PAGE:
The evolution of the program

Molding the Program:

Through the Eyes of the Office of Civic Education Initiatives

When the up-and-coming summer internship program was outlined five years ago, its creators did not have a typical internship in mind. Rosalind Strickland, senior director of the Office of Civic Education Initiatives, decided that in this program, the terms "shadowing" and "observation" would be secondary; these students would be given the opportunity to do. She wanted to "underscore the importance of science, math, health and wellness, the arts, and innovation," in addition to "preparing students for learning and working in the 21st century," she says.

In 2005, the program remained under the umbrella of "Science." The Nursing Program was added the year after, providing interns with two concrete choices. The Creative Learning Internship Program was implemented in 2007, and it offered interns a whole new path to learn science – creative work in a medical setting. "The program," according to its designer, Bryan Pflaum, "gives students the opportunity to advance Cleveland Clinic's mission by working alongside creative healthcare professionals in areas such as media production, web design, and writing." The following year, the Medical Lab, Pharmacy, Radiology and Respiratory Therapy Internship Programs were added to the mix, providing students with much more specialized options.

As the program itself has grown, so have the accomplishments of the students involved. "The program has far exceeded my expectations," says Strickland, "from the student growth and knowledge gained during the summer to the sharing of groundbreaking research across numerous disciplines throughout the academic year."

While they are at Cleveland Clinic, interns complete comprehensive research projects. "The research in which students are involved is specifically designed not only to expand their own knowledge, skill level and career experiences, but also to contribute to the vision and values of Cleveland Clinic. The research projects leave valuable and implementable data and findings behind at the end of the summer," says Nedra Starling, Instructional Designer, Office of Civic Education Initiatives. "Their work is of value and is recognized as such in the departments they leave at the summer's end."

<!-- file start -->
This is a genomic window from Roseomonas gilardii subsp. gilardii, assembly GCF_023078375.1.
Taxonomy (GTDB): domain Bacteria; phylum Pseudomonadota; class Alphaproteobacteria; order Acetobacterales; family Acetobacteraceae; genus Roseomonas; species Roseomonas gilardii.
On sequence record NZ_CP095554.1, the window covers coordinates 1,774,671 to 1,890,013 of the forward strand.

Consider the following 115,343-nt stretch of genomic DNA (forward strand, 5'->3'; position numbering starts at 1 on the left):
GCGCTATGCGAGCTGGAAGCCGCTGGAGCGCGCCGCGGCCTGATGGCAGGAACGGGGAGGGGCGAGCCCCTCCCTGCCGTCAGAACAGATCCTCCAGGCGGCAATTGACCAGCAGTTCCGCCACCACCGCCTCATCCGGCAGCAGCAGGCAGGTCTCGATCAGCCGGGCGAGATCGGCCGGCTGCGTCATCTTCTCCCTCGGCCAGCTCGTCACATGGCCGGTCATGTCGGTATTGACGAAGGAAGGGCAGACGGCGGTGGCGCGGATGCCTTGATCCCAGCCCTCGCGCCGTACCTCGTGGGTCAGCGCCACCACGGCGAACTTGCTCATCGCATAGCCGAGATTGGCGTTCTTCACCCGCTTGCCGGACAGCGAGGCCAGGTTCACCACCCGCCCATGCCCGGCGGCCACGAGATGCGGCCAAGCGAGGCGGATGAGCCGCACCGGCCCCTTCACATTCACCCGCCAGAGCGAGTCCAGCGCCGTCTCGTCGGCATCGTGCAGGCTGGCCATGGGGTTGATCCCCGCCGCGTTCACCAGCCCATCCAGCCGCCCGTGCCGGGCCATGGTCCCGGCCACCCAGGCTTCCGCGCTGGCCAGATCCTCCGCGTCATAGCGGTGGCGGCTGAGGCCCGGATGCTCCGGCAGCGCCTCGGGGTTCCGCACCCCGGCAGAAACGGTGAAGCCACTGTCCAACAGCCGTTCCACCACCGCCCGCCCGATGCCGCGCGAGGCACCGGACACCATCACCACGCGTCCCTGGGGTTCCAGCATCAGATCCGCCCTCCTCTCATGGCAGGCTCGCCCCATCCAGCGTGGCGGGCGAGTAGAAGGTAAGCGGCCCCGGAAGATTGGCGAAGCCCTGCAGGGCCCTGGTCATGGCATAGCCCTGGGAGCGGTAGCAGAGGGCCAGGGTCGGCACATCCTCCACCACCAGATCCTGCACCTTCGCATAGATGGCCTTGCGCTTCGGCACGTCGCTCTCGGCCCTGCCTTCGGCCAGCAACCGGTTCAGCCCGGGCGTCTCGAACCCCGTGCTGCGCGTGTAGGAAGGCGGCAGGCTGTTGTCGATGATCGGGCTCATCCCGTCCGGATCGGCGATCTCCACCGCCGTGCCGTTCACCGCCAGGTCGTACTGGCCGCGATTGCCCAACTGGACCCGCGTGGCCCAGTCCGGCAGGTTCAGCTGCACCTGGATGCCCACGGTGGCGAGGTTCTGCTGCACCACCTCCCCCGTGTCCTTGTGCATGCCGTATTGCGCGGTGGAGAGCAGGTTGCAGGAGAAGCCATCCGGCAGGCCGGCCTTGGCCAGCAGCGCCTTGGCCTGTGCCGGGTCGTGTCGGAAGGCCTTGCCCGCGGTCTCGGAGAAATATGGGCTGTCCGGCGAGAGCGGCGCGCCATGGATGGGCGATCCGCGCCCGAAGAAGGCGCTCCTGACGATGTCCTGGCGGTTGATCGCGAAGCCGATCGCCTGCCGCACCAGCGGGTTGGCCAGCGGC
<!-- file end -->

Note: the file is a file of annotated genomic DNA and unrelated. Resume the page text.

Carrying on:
From sharing their research with their peers at school to dispersing it throughout the country, interns have taken their experiences and spread them far beyond Cleveland Clinic. "The program has opened many doors for interns," says Strickland. Among these are the chance to present their research nationally and internationally; the collective awarding of more than $17 million in college scholarships; the publication of research in peer-reviewed medical journals; and the opportunity to become members of professional societies that are normally offered only to medical professionals.

The program has far exceeded my expectations... It has opened many doors for interns.

"Students emerge from the program more focused, confident in their skills and future careers, and with a new self-awareness regarding their own talents and potential," says Strickland.

This renewed focus comes as a result of not just what the interns have observed, but the experience they have gained through conducting their individual research. "The interns' increased knowledge and skills, and their specific research projects, have parlayed into exciting opportunities for them, providing them with even more motivation and focus in the health care direction of their choice," says Starling.

The high school internship program at Cleveland Clinic is unique, and others are beginning to take notice. "My goal was to create a national model for high school internships," says Strickland. "The fact that students from other states and countries have taken an interest in what we are doing speaks volumes about our program."